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Working In The Chemistry Industry

Chemistry.jpg

An overview of the industry

There are a variety of chemistry careers available, including: laboratory technician/scientist, analytical chemist, pharmacologist, or chemical engineer. While many roles in chemistry will require an undergraduate degree in chemistry or a related subject, there are actually routes into a chemistry career available via apprenticeships. Apprenticeships will give you hands on experience of the work environment as well as support (and often fully funding) for your academic studies.

Chemistry-related positions can be found in private sector industry (Pharmaceuticals, Toiletries, Food & Drink, Consumer Goods, Oil & Gas, Mining & Metallurgy) and within public sector and regulatory bodies (for example the NHS, the Food Standards Agency or the Department for Business, Energy & Industrial Strategy). Chemistry roles in private sector organisations can often be found in research & development (R&D) departments.

Careers in chemistry typically involve scientific research within laboratories, performing analysis on different materials to understand their chemical properties and potential applications within industry, to develop new drugs and chemical therapies, to test the safety of different products or to understand potential impacts of compounds at a molecular level. You may well be involved in the development of new methodologies for testing and research.

While most careers within chemistry will involve significant practical scientific work, you may also need to prepare written reports for experts and non-experts, including in industry publications or for use in commercial decision-making (for instance reporting on the performance of a new material or pharmaceutical product to support an investment decision). Chemical Engineers will also work in manufacturing and industrial sites, designing processes and technologies to support the production process.

Skills & interests required

All careers in chemistry require applicants to display practical scientific skills in a laboratory context. Chemists will need to display their abilities in understanding complex data sets, interpreting and explaining statistical trends in written reports. Practical experience of organic or inorganic chemistry in a laboratory will be important.

It is important for applicants to be passionate about their work (in whichever field of chemistry they are considering working in), and flexible in their approaches to problem-solving. Applicants need strong maths skills to progress.

- Data Analysis
- Numeracy
- Problem Solving

Typical Career Progression Routes for School Leavers

Depending on your employer, your apprenticeship will be geared toward gaining either a Level 3 Qualification (for Lab Technician positions) or a Level 5/6 Qualification (Foundation or Bachelors Degree). You will usually have a mixture of time spent in the laboratory / office and in academic study.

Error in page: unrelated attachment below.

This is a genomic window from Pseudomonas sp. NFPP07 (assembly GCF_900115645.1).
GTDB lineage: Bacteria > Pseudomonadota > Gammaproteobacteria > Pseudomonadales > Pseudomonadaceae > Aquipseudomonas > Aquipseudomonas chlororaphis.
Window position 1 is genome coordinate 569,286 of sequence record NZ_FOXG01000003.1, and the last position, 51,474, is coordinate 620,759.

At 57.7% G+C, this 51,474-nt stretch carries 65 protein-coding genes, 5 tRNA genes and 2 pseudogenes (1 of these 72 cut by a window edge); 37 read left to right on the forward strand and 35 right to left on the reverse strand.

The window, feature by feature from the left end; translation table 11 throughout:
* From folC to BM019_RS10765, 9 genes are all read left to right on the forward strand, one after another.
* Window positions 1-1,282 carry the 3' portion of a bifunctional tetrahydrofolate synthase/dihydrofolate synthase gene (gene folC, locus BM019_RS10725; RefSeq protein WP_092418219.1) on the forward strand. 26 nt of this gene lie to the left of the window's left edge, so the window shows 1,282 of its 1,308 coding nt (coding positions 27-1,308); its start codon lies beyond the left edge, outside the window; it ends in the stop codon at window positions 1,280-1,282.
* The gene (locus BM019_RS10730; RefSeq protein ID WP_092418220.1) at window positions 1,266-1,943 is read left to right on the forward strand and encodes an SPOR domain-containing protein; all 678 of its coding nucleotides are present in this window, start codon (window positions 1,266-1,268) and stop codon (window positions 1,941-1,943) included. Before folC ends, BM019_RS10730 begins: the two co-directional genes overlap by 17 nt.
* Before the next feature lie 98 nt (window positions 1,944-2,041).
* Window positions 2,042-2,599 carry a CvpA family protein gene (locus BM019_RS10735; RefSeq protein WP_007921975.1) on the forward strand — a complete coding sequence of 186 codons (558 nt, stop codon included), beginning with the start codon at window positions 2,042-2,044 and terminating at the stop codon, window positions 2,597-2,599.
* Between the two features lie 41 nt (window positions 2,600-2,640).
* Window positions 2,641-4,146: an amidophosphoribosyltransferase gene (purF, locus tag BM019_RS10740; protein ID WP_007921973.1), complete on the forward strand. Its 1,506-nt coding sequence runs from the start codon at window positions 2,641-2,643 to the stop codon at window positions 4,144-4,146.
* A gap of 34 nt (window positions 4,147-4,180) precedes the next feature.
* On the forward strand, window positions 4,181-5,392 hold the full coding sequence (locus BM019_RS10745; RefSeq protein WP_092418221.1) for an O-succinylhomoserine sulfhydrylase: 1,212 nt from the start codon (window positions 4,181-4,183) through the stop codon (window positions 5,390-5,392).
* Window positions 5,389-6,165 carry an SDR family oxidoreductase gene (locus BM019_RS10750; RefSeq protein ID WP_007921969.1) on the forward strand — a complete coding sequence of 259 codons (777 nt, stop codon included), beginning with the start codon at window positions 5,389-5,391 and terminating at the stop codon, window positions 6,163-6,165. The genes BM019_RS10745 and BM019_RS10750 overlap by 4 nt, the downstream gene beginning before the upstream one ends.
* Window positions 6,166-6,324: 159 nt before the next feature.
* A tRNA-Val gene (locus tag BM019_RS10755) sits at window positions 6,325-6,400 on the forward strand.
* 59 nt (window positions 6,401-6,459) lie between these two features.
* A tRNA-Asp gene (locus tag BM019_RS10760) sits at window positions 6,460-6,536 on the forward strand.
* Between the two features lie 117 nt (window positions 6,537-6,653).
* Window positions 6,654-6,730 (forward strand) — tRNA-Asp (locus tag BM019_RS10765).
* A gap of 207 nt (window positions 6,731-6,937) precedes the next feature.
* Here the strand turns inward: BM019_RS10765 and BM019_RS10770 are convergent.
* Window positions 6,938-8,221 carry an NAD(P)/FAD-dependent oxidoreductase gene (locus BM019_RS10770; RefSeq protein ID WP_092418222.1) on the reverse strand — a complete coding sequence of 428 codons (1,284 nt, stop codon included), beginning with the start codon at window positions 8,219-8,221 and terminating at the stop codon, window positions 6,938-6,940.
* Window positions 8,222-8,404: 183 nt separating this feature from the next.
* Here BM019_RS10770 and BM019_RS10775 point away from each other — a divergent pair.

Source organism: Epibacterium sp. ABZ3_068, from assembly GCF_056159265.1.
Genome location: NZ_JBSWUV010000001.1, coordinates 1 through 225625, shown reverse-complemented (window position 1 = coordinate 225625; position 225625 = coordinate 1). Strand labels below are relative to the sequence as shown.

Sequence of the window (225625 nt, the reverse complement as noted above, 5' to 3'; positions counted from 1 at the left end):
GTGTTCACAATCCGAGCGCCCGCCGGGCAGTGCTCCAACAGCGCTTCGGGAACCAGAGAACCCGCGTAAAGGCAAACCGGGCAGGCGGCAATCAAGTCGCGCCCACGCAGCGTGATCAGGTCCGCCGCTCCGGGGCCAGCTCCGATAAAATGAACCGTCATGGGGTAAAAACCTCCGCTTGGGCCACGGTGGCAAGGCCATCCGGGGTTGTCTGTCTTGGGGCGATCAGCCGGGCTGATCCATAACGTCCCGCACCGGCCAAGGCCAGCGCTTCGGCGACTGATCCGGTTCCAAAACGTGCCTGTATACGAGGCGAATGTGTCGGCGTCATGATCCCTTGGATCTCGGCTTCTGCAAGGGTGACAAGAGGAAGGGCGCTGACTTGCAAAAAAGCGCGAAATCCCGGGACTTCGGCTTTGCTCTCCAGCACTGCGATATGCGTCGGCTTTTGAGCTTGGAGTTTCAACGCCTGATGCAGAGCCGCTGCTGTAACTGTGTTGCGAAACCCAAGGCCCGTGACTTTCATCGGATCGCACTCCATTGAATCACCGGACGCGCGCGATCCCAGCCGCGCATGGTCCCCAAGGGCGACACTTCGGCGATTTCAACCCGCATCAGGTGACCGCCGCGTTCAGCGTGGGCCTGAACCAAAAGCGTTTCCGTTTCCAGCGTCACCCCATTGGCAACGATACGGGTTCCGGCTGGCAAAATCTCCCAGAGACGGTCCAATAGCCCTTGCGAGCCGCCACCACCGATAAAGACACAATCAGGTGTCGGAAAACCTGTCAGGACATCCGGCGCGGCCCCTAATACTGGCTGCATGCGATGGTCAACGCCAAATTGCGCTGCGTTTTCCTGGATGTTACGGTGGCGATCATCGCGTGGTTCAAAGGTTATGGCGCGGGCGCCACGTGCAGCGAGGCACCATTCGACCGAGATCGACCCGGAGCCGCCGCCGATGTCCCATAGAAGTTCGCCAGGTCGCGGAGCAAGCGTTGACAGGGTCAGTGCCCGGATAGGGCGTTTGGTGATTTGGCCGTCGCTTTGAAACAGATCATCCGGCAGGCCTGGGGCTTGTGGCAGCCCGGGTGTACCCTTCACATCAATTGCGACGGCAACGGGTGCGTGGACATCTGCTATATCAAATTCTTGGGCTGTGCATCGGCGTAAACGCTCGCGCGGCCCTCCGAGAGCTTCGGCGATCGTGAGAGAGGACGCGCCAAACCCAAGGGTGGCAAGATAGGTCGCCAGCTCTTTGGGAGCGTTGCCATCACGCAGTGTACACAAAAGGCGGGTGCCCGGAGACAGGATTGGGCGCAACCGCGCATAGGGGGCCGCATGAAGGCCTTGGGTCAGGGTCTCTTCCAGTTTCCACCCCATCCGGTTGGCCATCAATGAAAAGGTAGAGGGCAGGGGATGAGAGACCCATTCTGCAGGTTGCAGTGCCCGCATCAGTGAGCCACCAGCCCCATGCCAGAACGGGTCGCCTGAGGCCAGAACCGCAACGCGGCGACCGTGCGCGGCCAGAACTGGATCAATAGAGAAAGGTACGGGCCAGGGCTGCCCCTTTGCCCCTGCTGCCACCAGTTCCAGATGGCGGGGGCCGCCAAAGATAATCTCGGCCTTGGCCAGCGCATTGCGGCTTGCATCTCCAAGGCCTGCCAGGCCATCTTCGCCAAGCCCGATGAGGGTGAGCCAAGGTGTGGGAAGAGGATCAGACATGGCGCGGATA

Early on in your career as a chemist you will likely spend most of your time in a laboratory context, though as you progress into more senior roles you may find yourself in an office-based position more often.

Often employers will want to give you support to achieve postgraduate qualifications (an MSc or Ph.D for example), or in certain industries will support you to attain Chartered Engineer (CEng) status, which can be important for you to progress to more senior roles.

Tips for getting into the field

Speak to your Careers Advisor to discuss your interest in working in the Chemistry field, they will be able to offer you advice and support in finding the right sort of positions and employers.

Work experience in a laboratory environment can be very useful in helping you find a position. Many employers will offer short-term work experience programmes over the summer vacation.

Consider applying for Lab Technician positions to gain some experience of working in a laboratory before applying for an Apprenticeship.

Earning potential

Typically, Apprenticeships in Chemistry will pay between £12,000 and £15,000 when you start, and most employers will have regular salary reviews in which you can increase your salary.

With a few years of experience and after you complete your apprenticeship, Chemistry positions can pay between £25,000 and £40,000 per annum, and more senior roles can pay higher, although may require more management experience.

Qualification requirements & subjects to study

Most Apprenticeships in Chemistry will require 3 A-levels or equivalent, and one of the subjects must be Chemistry. Your employer might specify the grades/UCAS points you need, typically CCC+ although some employers can require higher grades. You will also likely need to have a maths GCSE (Levels 4-9 or grade C+), too.

Related articles

Industry bodies

Royal Society of Chemistry
Institution of Chemical Engineers
British Psychological Society
The Association of British Pharmaceutical Industry
Science Council